That's a long time, ten days, to be out of the campaign.

DAVID CHALIAN, CNN POLITICAL DIRECTOR: It is, especially when you compare to his democratic competitors, right. I mean, in the four weeks that he's been in the race, they are lapping him in terms of the number of events.

This is a deliberate strategic choice that team Biden is making, not out there pounding the pavement, doing four or five events in a day, as some of his competitors are, instead, they did quick visits to the key early four states, did some Pennsylvania messaging, a critical state in this contest. And what else they've been doing, raising a ton of money.

But you're right, there is a deliberate attempt here to sort of -- I know Joe Biden doesn't have a Rose Garden at his disposal anymore, but this is what we call Rose Garden strategy. He is the clear frontrunner in the polls, he is raising gobs of money, he is getting a ton of endorsements and their entire philosophy now is kind of like that first principle in medicine, do no harm. So, right now, it's working for them.

Here is the problem. It's rather inconceivable to mean that over the course of the next eight months that Joe Biden is going to be able to stay above the fray, that he is going to be able to just focus on Donald Trump, he's about to get on a debate stage in just a month's time now with his democratic contenders. He is going to have to engage in this democratic nomination contest in order to win the nomination.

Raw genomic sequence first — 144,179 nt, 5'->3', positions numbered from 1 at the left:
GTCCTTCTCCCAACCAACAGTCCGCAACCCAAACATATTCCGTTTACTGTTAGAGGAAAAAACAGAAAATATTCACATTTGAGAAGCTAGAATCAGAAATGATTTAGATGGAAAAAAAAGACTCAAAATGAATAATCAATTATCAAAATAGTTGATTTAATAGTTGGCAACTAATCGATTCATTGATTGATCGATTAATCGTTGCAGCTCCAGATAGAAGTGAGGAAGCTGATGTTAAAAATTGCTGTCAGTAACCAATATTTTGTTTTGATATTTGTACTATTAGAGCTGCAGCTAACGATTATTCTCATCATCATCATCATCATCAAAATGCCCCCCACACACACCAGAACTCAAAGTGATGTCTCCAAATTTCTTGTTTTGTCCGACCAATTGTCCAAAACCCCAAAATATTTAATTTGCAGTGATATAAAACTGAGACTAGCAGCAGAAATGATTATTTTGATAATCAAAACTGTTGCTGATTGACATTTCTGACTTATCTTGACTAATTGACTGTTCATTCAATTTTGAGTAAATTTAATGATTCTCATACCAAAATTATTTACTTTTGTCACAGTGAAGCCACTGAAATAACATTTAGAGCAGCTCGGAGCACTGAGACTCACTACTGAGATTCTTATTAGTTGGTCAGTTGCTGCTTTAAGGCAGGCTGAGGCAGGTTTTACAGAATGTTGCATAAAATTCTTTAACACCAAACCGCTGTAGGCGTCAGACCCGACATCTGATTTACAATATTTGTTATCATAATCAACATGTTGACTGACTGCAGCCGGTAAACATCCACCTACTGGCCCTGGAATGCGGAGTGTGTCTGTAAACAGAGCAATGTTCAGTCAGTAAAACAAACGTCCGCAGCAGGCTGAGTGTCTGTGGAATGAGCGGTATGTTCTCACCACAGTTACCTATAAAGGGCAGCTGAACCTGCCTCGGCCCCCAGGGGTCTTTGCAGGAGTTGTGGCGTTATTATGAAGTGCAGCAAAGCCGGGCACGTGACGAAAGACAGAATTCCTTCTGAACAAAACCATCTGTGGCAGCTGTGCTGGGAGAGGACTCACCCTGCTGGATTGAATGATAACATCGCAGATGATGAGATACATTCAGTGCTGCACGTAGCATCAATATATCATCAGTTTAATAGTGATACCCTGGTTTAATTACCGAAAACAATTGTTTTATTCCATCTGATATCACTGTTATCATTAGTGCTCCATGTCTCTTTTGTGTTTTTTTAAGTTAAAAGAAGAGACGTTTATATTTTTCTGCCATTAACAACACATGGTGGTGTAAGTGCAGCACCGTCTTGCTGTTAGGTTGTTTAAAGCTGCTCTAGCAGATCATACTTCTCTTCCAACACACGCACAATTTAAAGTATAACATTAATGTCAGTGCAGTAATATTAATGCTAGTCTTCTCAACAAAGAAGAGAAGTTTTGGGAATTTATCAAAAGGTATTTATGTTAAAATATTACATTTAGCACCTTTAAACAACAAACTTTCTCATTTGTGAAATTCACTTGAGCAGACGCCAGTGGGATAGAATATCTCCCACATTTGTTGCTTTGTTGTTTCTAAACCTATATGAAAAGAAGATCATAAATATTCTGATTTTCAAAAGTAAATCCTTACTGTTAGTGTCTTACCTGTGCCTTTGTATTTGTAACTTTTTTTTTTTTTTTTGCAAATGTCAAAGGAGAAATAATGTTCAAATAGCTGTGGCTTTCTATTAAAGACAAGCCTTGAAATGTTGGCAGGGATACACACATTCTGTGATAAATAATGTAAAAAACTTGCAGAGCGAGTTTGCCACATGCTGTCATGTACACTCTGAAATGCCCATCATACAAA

BLITZER: And some of those democratic opponents of his, they are beginning to go after him, not necessarily as harshly as the President.

CHALIAN: Certainly not as harshly as the President. But, specifically, Bernie Sanders on many policy differences, Elizabeth Warren on Joe Biden's fundraising practices on some of his past votes. He has a long record in American politics. It's going to get litigated throughout this contest.

BLITZER: David Chalian helping us better appreciate on what's going on, thanks very much for joining us.

Just ahead is the notorious drug lord, El Chapo, plotting another escape from a U.S. prison.

Plus, a second American dies climbing Mount Everest, the latest of almost a dozen deaths on the world's tallest mountain in recent weeks. We're going live to Nepal for the latest.


[18:49:22] BLITZER: The infamous drug kingpin El Chapo managed extraordinary escapes from two prisons in Mexico and now, U.S. authorities worry he's looking to do the same thing here in the United States.

Brian Todd has been looking into this for us.